I was contacted by the LingoDeer team again, this time asking if I could check out their Mandarin course again! They mentioned that they fixed and tweaked some of the things that I was a little cool on in my first review and wondered if I would be interesting in giving the course another look. Sure, no problem!
Just a little disclaimer: I’m not getting anything out of reviewing it; I’m doing it because I like doing app reviews and because they asked nicely :B I’ll be as objective as ever~
Is this more of an app review or a book review? Today I bring you a review of Beelinguapp, an audiobooks app for language learners.
Sometimes studying can be a boring drag and you just want to do something a little less tedious than drilling grammar or a ton of vocab flashcards. Maybe you want to get into reading books in your language of choice, but you’re worried that it might be too hard to just pick up a book written in your chosen language and read it without guidance. In that case, I could recommend this app to you!
Finally got around to testing out LingoDeer’s Chinese course! This will be my last LingoDeer review. I’m going to handle this review just as I did my LingoDeer Korean and LingoDeer Japanese reviews, by talking about things I noticed as I went through the first few levels of the course (you can see below I did 8% of the course to write this review. I think that’s sufficient just to judge the starting levels, yes?). Ready?
Learning Japanese?? I was originally going to review LingoDeer’s Chinese lessons next, but I was contacted by the team who developed the app and the lessons after the read my review on the Korean course. They asked if I was learning Japanese and, if so, if I could do a similar review for the Japanese course (please note that I have never done any sort of sponsored review or anything like that; I review what I want and I review them honestly). I said I would, so here we are! Maybe this will get me back on track with studying Japanese, anyway. Those of you who were around during this blog’s early stages will remember I was studying Japanese for a while, but I had to abandon it because I just didn’t have enough time ㅠㅠ Welp, it’s time to start again!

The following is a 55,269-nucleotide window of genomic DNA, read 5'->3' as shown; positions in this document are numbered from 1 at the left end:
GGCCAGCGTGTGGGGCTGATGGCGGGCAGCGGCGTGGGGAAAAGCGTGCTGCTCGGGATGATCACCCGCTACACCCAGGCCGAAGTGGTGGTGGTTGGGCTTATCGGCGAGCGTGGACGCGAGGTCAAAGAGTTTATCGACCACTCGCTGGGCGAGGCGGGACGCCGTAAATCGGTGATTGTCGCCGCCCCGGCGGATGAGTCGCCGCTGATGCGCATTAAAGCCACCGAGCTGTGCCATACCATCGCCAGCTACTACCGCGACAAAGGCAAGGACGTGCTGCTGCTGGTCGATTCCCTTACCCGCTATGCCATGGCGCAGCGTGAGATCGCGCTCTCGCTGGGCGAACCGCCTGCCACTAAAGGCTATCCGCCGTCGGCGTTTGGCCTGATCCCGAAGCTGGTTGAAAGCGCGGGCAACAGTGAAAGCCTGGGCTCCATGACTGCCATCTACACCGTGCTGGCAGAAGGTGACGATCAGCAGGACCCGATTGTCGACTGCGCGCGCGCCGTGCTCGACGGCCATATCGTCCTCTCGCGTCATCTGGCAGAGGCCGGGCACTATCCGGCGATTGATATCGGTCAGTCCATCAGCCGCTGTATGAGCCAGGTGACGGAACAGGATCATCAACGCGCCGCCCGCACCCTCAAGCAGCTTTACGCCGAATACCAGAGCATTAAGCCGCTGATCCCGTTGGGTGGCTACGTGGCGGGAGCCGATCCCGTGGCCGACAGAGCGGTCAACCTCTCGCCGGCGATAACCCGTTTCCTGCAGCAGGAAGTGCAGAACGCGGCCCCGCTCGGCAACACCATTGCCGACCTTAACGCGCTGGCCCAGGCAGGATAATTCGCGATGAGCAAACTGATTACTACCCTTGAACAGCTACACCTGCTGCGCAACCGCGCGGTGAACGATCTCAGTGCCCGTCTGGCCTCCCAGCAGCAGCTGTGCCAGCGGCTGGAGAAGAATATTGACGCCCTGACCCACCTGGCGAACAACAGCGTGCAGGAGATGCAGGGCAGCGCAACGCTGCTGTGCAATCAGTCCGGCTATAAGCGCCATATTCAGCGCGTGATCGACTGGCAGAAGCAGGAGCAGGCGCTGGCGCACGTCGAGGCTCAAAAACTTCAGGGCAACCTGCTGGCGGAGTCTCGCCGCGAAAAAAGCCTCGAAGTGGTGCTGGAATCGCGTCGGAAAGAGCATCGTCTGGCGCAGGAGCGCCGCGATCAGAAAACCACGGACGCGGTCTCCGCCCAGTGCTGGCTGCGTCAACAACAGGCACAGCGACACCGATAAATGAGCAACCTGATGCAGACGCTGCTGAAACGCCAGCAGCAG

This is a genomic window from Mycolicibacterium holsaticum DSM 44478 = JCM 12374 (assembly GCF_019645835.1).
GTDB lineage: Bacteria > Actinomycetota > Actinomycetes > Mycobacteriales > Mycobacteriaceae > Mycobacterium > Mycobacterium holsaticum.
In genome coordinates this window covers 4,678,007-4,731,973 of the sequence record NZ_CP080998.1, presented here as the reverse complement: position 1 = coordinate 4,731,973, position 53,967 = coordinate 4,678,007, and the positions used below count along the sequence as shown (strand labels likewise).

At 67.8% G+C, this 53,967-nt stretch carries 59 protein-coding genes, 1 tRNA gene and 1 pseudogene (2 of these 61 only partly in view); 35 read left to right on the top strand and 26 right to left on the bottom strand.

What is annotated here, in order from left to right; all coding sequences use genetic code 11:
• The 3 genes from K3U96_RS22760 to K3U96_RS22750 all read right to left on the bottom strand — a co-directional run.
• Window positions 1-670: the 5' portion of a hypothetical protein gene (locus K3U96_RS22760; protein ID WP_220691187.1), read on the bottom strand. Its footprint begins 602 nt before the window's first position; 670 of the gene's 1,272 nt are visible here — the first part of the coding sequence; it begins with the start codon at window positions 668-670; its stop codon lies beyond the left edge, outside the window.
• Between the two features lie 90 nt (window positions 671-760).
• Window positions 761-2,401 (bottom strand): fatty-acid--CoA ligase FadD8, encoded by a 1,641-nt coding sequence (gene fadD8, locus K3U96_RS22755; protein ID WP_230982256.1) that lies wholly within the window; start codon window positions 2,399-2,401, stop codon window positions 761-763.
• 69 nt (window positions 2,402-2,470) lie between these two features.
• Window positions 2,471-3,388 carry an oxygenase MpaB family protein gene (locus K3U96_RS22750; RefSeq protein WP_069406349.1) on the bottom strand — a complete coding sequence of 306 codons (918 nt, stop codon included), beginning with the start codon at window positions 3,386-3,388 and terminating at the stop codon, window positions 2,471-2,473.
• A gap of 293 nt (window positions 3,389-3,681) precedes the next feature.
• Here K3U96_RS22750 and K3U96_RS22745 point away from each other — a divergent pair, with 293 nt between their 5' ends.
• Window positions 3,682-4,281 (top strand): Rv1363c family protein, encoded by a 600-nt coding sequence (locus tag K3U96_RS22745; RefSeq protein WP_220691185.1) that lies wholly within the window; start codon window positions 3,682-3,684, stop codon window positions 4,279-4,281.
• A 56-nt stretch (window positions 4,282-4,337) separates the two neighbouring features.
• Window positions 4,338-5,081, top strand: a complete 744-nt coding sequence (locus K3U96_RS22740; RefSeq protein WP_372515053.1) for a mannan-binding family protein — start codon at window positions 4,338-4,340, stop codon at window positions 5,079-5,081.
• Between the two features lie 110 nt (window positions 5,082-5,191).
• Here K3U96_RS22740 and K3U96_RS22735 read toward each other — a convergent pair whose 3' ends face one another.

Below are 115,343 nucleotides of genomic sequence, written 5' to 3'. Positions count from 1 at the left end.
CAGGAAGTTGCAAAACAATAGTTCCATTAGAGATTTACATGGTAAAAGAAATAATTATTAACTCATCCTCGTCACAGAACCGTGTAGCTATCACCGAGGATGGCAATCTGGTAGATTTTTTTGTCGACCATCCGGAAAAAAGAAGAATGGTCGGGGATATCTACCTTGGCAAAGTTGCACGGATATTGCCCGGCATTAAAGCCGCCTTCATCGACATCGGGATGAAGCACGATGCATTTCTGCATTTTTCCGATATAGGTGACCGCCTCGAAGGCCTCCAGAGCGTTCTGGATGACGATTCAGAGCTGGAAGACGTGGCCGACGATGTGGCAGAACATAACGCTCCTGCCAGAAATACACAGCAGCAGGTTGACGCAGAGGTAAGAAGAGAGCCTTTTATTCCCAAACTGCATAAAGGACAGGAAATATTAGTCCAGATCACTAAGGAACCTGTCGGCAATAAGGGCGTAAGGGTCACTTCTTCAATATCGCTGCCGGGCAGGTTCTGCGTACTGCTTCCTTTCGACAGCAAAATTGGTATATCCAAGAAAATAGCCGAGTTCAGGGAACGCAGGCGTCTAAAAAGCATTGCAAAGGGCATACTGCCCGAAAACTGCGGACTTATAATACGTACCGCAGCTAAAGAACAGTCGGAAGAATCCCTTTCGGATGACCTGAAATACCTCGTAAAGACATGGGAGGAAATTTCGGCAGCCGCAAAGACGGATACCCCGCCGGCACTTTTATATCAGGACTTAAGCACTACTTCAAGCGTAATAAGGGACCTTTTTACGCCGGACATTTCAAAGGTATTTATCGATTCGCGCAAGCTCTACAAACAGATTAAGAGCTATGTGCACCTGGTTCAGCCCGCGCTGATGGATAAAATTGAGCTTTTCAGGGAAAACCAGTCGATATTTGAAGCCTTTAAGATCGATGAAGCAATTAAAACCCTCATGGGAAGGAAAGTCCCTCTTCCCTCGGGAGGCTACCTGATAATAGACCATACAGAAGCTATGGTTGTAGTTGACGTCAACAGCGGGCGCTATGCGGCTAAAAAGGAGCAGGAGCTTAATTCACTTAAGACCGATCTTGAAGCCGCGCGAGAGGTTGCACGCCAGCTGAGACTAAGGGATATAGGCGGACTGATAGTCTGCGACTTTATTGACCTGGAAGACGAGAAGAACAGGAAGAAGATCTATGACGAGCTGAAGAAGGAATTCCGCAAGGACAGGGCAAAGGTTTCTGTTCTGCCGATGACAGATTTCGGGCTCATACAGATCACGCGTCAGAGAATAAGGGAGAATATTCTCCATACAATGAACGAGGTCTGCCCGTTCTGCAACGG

I do want to note that, other than the obvious language difference between this review and my review of LingoDeer’s Korean course, there is also a huge difference in my perspective between both of these reviews. Having studied Korean for over seven years now, my LingoDeer Korean review was done more from a been-there-done-that perspective. A lot of my intuition as not only a long-term Korean learner but also a Korean grammar blogger and a language teacher went into it. However, I am nowhere near the same level in Japanese, so this review is written from much more of a beginning learner perspective, with a bit of my teacher brain as far as what is and isn’t effective for language learning thrown in.
Now that I’ve gotten that out of the way, let’s jump on in!
Sorry for shuffling my upload schedule around so much lately! However with these new apps coming out, I want to jump on them and give my first impression ASAP!
I posted my review of the Korean Duolingo on Reddit, and the comments just exploded… it got a little messy, but one of the gems to come out of it was the recommendation of another language learning app called LingoDeer. Honestly I was a bit skeptical, but I decided to try it out… and I’m glad I did! This app also has its problems, but it’s generally fairly solid. Just like with DuoLingo, I took some extensive notes as I was playing through the levels (and some of my friends were doing it at the same time, so they reported abnormalities to me as well). Actually, I find this app a bit more similar with the Chinese-learning app HelloChinese than with Duolingo for a few reasons, which we’ll see later. Let’s get into it.
The Korean Duolingo is finally out. Korean learners and would-be learners have been going a bit crazy about it ever since… pretty much ever since it was announced! I know a lot of people love Duolingo and have great expectations and high hopes for the Korean Duo. So, how does it do?
Hello, everyone! I’m glad to be back <3 Two weeks of grad were intense—classes from 9am to 6pm, plus readings and homework and projects and just generally studying for usually about three hours (or more) each evening before getting up to do it again the next day. Yesterday morning we had our exams, and now the first 20% of my master’s degree is complete 🙂
ANYWAY! Today I bring you… Chinese??
My blog is pretty much totally geared toward Korean lately, but I haven’t given up on Mandarin! I actually use a few different language exchange apps and sites to chat with native speakers, so even if I’m not actually doing book study, I can get a little practice here and there. However, I have lately been using this app, HelloChinese, to get a little more practice in, and to shore up my basics. I’ve been using it for a bit now, and even used it to get in some short practices during downtime after grad classes, so I figured I would tell you guys how I’m feeling about the app.
Hi there, everyone! This time I decided to write about two language exchange apps that I use. There are so many apps out there with so many different feels that it can be hard to pick one that suits your needs properly. So, I decided that I would take some time to review two apps so you all can have an idea of what they’re like. Of course, my opinions here are all my own based on my own personal experiences using these apps. Maybe you have used one (or both) of these apps and had a totally different experience, and that’s sure to be the case quite often, but I can only write from my own experience.